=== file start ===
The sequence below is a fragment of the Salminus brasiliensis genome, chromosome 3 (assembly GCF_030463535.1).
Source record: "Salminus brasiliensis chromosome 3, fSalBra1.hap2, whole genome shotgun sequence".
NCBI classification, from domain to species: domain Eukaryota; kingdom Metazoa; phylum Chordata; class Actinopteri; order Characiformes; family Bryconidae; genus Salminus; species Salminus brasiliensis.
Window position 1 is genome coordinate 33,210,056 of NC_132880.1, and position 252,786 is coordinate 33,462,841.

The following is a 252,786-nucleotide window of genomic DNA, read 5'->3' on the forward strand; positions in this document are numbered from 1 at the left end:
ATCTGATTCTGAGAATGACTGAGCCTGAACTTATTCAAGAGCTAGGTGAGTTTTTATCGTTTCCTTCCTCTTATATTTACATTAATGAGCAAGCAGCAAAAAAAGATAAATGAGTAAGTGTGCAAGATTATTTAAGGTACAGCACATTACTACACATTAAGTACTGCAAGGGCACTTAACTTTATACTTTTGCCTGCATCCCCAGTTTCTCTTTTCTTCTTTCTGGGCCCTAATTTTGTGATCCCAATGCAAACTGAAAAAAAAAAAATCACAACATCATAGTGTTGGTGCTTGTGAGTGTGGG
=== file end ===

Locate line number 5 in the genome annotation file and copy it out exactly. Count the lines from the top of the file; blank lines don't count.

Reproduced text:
The following is a 252,786-nucleotide window of genomic DNA, read 5'->3' on the forward strand; positions in this document are numbered from 1 at the left end: